• Suspect nursing home abuse or neglect?
  • KNOW THE SIGNS
  • KNOW YOUR RIGHTS
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Vr_(14798594120)A recent article in Reuters Health reported that one out of every five nursing home residents that suffers verbal or physical nursing home abuse is not enduring that abuse at the hands of one of the staff members at a facility. Rather, about 20% of all verbal and physical nursing home abuse cases involve violence committed by another resident. While these cases may result from serious issues of nursing home neglect and understaffing (and the general failure to properly monitor patients in a facility), a recent article from NPR and KQED News, a new virtual reality device is helping seniors in nursing homes and assisted-living facilities to remain calmer and to, perhaps, live fuller lives.

Can such technology help to prevent elder abuse when it is perpetrated by other residents?

Virtual Reality Improving the Lives of Seniors

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DSC_0041While it might sound unlikely, perpetrators of nursing home abuse are not always those employed as caregivers for the elderly. According to a recent article in HealthDay, many elderly residents at nursing homes suffer injuries at the hands of other patients. The article cites a recent study that determined “one in five nursing home residents had been involved in an incident with a fellow resident within the past month.” In a majority of cases, those “incidents” were only verbal altercations and did not involve physical violence. However, as the article explains, “some seniors were involved in physical scuffles, and some experienced inappropriate sexual behavior.”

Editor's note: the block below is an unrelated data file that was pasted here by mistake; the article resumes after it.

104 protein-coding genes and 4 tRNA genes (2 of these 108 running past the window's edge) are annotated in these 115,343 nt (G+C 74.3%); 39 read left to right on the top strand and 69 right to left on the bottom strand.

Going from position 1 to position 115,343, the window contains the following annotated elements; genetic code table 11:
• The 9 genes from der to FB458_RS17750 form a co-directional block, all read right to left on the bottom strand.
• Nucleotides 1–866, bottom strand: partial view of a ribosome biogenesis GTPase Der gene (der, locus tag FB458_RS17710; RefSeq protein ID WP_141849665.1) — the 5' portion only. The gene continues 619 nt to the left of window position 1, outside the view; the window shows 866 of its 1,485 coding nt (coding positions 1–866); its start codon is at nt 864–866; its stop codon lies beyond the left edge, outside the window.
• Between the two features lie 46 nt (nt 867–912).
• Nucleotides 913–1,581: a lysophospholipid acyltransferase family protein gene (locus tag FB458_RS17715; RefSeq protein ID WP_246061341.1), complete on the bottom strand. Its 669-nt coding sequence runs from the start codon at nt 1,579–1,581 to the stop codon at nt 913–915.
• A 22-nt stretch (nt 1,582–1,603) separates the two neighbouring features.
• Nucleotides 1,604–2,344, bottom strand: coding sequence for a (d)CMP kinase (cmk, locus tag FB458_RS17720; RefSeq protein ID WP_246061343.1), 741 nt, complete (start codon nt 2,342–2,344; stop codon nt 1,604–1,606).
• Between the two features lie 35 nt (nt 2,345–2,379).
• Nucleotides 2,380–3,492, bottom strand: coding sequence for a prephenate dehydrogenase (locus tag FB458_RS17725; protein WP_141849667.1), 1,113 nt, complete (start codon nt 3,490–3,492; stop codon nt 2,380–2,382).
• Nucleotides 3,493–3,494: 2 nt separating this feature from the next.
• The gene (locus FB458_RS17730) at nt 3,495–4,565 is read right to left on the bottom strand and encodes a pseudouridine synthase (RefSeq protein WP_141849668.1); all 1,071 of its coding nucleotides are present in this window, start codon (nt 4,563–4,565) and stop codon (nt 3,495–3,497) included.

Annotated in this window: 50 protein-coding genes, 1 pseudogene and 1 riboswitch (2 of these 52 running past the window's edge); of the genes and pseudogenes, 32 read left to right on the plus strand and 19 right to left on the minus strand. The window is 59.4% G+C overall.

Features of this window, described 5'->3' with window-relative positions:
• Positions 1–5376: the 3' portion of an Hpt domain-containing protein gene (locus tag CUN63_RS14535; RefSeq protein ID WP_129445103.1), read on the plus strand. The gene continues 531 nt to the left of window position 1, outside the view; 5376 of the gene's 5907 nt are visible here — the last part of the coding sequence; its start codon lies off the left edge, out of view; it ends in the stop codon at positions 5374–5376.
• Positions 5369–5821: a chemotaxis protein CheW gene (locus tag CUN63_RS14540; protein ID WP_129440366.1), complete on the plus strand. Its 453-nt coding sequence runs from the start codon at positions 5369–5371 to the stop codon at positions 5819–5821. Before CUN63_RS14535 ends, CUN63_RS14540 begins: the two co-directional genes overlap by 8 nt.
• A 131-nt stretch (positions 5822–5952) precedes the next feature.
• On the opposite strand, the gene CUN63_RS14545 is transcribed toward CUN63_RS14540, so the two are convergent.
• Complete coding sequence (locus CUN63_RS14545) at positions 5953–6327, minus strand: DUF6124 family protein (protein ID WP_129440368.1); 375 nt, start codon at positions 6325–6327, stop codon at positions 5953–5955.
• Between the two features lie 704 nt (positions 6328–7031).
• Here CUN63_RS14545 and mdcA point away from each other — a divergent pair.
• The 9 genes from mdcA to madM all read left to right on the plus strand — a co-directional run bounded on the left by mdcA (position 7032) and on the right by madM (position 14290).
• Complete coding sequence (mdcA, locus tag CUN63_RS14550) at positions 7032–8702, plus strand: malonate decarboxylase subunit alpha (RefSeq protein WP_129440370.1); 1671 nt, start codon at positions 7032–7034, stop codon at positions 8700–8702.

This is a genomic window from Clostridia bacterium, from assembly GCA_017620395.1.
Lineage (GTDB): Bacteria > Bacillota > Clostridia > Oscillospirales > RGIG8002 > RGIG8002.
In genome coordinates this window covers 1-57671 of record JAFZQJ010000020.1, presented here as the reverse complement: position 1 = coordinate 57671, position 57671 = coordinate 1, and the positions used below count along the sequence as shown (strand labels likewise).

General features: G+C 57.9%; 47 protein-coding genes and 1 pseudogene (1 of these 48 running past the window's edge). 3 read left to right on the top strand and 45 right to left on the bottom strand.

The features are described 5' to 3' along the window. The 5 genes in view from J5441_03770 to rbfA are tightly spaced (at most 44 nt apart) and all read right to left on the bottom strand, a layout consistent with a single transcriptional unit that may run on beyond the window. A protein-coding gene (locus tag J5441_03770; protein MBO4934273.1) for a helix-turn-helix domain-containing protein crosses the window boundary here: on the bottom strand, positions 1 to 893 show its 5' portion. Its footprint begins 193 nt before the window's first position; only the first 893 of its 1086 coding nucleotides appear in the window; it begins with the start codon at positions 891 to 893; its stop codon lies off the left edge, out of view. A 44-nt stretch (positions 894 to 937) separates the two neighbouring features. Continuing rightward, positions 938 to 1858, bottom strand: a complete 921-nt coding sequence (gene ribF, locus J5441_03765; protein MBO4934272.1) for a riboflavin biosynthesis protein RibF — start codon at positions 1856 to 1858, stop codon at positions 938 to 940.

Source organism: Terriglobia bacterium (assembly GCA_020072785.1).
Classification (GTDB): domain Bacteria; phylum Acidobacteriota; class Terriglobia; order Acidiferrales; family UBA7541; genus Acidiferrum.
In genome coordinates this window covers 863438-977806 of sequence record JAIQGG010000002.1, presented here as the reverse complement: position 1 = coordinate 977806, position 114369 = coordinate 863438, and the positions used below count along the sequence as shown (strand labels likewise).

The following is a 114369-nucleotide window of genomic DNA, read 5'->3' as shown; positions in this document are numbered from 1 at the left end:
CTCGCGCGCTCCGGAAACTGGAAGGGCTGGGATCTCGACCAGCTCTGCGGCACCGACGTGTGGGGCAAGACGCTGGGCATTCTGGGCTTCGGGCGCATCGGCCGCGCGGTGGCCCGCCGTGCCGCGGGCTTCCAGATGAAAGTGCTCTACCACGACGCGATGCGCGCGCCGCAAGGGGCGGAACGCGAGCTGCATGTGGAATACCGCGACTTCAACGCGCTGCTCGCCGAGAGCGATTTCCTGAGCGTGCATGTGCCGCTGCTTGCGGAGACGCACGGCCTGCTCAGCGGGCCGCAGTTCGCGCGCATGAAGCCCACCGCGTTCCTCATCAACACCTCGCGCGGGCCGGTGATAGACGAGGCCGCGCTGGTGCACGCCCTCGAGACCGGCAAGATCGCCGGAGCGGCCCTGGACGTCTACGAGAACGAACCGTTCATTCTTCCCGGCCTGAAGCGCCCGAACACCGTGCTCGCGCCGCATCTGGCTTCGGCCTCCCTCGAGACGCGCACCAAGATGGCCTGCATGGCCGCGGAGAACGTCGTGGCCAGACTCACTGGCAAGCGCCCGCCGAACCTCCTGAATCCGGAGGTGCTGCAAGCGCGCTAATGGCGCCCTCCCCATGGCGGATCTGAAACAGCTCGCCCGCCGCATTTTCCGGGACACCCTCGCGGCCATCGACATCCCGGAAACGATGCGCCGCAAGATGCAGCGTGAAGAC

It is difficult enough to feel like you have conducted sufficient background research into the caregivers at a nursing home or assisted-living facility before feeling comfortable with your elderly loved one receiving care at such a place. But how can you determine whether some instances of elder abuse actually were caused by patients living within the facility?

Elder Mistreatment Not Openly Discussed

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handsIn order to stop nursing home abuse or to remove California seniors from assisted-living facilities where they have suffered serious injuries as a result of elder neglect, we need to know that this kind of abuse is occurring. However, according to a recent report in California Healthline, the silence surrounding elder abuse is one of the biggest barriers to helping seniors who have been victims of nursing home abuse and neglect. The report emphasizes that, when it comes to elder abuse, “one of the hardest parts about prosecuting and curbing it is that the victims are often too embarrassed or scared to speak up.” The California Healthline report cites an article in the Modesto Bee that clarifies that problem of silence in relation to nursing home abuse in California.

Victims Do Not Always Want to Report Abuse

In Modesto, CA alone, the Modesto Police have investigated 30 cases of elder abuse this year. According to the article, there are “dozens more throughout Stanislaus County,” and those numbers do not even begin to take into account the number of cases that have been reported in San Diego County or in other parts of the state.

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file1251238100316June is Elder Abuse Awareness Month, and on June 15th, organizations across the globe will recognize World Elder Abuse Awareness Day, according to a press release from the United Nations. While we might not initially think about the ways in which California seniors who have been victims of elder abuse are connected to other older adults in other parts of the world, the World Health Organization (WHO) emphasizes that we need to think both locally and globally when it comes to preventing violence against the elderly.